Moscow’s Simonovsky court at its visiting session in the Moscow City Court will consider on Tuesday a motion by the federal prison authority on replacing a suspended sentence for Alexey Navalny with a real jail term as part of the Yves Rocher fraud case.
Due to a large number of accredited journalists the hearing will be held in the Moscow City Court’s building, which has enough room, according to the court’s press service. The court will hold a video broadcast for those who won’t be able to attend the hearing, which is scheduled for 11:00 a.m. Moscow Time. Navalny is expected to be taken to the courtroom, TASS reports.
Security will be tightened amid calls for holding an unauthorized rally in front of the court’s building. Only judges and staff as well as accredited journalists will be allowed to enter the court’s yard.
A spokesman for the Federal Penitentiary Service’s Moscow department told TASS earlier, Navalny was obliged to appear at penitentiary inspection office at least twice a month on the days appointed by the penitentiary inspection. However, he skipped such obligatory visits at least six times in 2020, namely on January 13, January 27, February 3, March 16, July 6, and August 17. Official warnings about possible replacement of the suspended sentence by a real prison term were issued in each of these cases.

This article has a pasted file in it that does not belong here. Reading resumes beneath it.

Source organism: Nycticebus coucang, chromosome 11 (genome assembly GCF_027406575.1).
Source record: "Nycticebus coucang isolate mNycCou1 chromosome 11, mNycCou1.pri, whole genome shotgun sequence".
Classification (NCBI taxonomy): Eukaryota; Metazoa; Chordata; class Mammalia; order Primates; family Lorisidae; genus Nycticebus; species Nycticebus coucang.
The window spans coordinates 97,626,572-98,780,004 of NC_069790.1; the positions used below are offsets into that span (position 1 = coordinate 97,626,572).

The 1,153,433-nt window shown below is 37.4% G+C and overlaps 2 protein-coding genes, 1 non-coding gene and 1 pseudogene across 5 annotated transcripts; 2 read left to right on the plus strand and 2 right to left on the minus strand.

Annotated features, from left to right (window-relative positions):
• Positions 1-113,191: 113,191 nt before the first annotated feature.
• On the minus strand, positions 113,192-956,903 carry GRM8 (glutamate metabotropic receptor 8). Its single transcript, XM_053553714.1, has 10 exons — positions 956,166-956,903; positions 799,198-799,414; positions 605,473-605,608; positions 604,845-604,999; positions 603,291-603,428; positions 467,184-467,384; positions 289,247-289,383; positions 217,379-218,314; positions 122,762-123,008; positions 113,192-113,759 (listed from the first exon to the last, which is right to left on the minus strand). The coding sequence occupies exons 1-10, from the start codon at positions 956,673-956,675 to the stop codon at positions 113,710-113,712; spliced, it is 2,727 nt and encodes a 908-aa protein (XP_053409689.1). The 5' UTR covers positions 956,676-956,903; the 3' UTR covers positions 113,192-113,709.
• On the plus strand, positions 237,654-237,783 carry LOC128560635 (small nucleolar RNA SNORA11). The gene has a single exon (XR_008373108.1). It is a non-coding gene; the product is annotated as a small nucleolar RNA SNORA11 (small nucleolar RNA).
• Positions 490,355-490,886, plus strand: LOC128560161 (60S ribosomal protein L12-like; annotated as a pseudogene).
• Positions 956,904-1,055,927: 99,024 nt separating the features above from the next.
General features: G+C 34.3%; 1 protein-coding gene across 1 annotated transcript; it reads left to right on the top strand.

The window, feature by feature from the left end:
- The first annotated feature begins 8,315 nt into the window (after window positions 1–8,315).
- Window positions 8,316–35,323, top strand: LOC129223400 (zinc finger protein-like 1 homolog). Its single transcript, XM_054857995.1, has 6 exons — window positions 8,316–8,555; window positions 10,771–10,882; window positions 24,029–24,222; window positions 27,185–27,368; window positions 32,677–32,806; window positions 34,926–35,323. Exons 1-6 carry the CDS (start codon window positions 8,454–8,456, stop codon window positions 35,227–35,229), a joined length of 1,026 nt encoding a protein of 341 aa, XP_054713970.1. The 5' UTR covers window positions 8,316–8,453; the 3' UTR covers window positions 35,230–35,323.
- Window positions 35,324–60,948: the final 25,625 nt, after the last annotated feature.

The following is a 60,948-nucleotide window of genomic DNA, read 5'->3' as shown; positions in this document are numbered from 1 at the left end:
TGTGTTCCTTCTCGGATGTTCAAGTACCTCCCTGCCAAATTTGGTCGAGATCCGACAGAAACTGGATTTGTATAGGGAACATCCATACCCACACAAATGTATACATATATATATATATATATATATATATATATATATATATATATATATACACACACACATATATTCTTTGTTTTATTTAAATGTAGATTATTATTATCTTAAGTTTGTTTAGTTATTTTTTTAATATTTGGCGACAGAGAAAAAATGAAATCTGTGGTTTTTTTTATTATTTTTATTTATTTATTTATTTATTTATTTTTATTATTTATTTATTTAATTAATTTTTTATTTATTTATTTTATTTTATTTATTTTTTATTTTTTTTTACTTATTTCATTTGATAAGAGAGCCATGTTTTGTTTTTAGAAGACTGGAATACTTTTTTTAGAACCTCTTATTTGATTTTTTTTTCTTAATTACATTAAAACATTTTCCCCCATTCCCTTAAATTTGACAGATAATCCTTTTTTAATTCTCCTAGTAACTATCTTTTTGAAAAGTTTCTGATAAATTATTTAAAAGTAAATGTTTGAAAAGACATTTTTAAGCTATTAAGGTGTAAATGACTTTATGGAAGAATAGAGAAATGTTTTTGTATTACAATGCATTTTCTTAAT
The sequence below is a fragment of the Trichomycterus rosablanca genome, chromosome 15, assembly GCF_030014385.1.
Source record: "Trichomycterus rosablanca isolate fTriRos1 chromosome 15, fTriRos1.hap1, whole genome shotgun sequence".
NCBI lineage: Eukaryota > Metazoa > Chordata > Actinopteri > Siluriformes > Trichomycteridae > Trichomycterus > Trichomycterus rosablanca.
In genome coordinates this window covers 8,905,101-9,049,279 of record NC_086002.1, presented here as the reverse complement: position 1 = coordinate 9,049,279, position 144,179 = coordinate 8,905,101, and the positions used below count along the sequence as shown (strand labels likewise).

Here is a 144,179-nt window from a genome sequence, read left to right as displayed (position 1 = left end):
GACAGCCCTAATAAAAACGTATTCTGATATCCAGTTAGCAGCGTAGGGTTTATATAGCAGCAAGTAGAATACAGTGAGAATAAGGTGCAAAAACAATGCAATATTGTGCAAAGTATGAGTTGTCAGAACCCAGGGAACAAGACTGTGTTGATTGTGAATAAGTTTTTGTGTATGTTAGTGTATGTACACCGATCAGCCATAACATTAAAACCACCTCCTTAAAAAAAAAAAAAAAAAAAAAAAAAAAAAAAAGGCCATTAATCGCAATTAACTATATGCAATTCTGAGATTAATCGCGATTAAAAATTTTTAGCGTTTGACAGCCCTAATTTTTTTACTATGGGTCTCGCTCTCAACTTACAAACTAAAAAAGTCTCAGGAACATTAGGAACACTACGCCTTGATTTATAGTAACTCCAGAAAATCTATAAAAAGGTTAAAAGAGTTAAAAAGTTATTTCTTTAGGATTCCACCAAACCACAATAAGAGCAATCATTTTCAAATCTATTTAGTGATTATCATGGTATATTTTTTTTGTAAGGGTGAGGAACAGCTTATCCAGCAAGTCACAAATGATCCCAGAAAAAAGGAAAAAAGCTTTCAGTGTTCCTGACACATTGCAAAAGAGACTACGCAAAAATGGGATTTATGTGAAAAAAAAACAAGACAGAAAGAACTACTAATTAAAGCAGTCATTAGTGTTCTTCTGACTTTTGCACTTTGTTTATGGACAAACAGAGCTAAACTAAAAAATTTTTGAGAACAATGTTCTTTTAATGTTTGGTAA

Navalny was not summoned for registration during the period of his treatment at Berlin’s Charite clinic. However, according to official reports from it, he was released on September 23, 2020. He did not reply to a summons for October 23. Only a month later, i.e. on November 23, he notified the penitentiary authorities that he was staying at Berlin’s Hotel Arabel for a rehabilitation period. However, no official documents confirming his undergoing treatment were not provided, whereas the mere fact of undergoing rehabilitation is not a sufficient ground to skip registration with penitentiary bodies.
According to Deputy Director of the Federal Penitentiary Service Anatoly Yakunin, such court motions are generally practiced. Thus, in 2019 only, courts revoked more than 15,000 suspended sentences to replace them with actual prison terms.
On December 30, 2014, Moscow’s Zamoskvoretsky district court sentenced Navalny to 3 years and six months in jail with a probation period of five years and a fine of 500,000 rubles ($6,800) on charges of fraud and money laundering under the Yves Rocher case. On April 25, 2018, the Russian Supreme Court upheld the verdict as legal and grounded.